Aerial spraying with drones in disaster responses has come a long way. From an industry sector perspective, the greatest challenge with drone utilization is transforming our perceptions about the technology; that it’s very high-tech with sophisticated uses. In the quest to fully leverage drones, we as drone operators are constantly battling negative perceptions, irresponsible or rogue drone operators, underestimation of the technology, reducing drones to recreational toys, and more interestingly, exaggerated expectations for drone capabilities. I remember an inquiry I personally received recently for a drone that can carry out security surveillance from Nairobi to Mogadishu! Not a bad thought at all, as all ideas are welcome, but we would do well to pace our imagination to match industry progress.
Progress is indeed a slow process. As industry stakeholders, we are collectively contributing to this process: from an aviation regulation standpoint, to drone awareness, where we’re all working to build positive and progressive ideologies about drones, and finally from an implementation perspective, where we get a chance to experiment with drones for different contexts and uses. Learning through experimentation then paves the way to identifying optimal operational workflows to achieve different desired outcomes.
This has been Astral Aerial’s journey since we decided to pursue drones as a solution to control desert locusts. For most people it seems crazy to imagine drones in that way. But for us, it has been an unexpectedly wild and meaningful journey to literally carry our massive spraying machines to the most remote regions in Kenya for desert locust spraying, then after that, take it back to our workshop to modify its sprayers by integrating Ultra Low Volume (ULV) spray nozzles so as to spray smaller droplets for higher liquid penetration. We now finally are returning it back to the field to test our modifications in a real-world environment: at Muguga farm in Kiambu county, Kenya.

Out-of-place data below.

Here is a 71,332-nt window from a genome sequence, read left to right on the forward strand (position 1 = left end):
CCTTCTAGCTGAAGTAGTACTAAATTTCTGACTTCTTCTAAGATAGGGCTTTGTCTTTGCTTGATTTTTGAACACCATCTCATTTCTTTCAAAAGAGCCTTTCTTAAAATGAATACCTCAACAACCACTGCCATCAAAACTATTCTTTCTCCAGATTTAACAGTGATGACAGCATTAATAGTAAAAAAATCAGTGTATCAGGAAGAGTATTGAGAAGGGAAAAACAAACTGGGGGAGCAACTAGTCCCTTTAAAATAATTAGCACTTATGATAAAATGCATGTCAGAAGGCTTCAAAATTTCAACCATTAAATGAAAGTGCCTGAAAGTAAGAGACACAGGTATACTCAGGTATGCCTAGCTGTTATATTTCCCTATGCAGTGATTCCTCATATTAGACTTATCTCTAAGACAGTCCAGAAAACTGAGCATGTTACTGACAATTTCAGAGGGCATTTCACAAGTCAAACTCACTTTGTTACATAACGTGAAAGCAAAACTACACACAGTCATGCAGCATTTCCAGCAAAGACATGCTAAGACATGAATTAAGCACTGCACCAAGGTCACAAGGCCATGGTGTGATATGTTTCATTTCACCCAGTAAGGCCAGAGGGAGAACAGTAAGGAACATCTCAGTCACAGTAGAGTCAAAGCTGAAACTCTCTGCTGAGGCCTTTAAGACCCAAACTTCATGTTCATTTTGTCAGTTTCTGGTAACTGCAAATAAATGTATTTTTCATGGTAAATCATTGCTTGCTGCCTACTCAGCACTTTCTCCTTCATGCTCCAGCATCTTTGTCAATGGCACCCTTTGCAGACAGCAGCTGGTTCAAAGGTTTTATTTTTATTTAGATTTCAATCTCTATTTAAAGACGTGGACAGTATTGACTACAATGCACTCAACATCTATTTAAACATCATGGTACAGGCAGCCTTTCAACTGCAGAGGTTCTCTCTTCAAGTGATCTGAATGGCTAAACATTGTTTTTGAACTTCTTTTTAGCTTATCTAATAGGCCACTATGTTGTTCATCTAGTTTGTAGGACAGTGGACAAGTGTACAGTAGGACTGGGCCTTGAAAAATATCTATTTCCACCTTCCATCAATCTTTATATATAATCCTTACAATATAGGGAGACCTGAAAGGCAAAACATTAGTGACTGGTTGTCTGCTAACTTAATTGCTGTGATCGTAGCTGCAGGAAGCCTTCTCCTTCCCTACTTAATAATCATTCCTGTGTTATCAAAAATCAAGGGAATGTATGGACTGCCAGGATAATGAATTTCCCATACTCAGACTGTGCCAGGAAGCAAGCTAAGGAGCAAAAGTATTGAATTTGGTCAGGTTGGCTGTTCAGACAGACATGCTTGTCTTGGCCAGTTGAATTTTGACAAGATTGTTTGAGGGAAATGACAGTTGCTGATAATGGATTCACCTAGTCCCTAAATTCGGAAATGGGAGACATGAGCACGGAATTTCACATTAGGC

We had two objectives for this testing mission. Firstly, we were to investigate optimum desert locust surveillance parameters for desert locust tracking with drones. On drone spraying, we investigated the ULV sprayer’s efficiency as well as the optimum desert locust spraying height. This was done in partnership with scientists from CABI, who were responsible for breeding the locust samples to be used, as well as providing scientific insights on the experimented desert locust insect findings.
Successful ULV technology integration on drone sprayers would greatly improve our spraying effectiveness. From the very start, our goal has been to implement drones as a supplementary technology for disaster response. Aircraft spraying and manual ground control spraying are the methods that are currently used in desert locust control despite the significant existing challenge to accessing complex terrain locations. With drones, we’re able to fill these coverage gaps, but in order to do that, it is crucial to ensure that drone sprayers can match the effectiveness of these existing practices. How we did that was by matching the existing spraying technology used for both aircraft and manual spraying, hence the ULV technology modification. Successful ULV performance on our drones will not only elevate our effectiveness but also ensure consistency of results regardless of the spraying control method implemented.
Desert locust roosting sites are more often than not located in inaccessible areas that are characterized by poor terrain, undeveloped infrastructure, or are sometimes clustered over vast areas. Drones are a handy tool for tracking and identifying these roosting sites as they can be deployed in these locations to carry out aerial surveillance. With this reconnaissance, accurate and effective flight planning for the aerial spraying exercise is made possible. Hence the need to determine the optimum drone surveillance parameters that will ensure rapid drone deployment and effective workflows.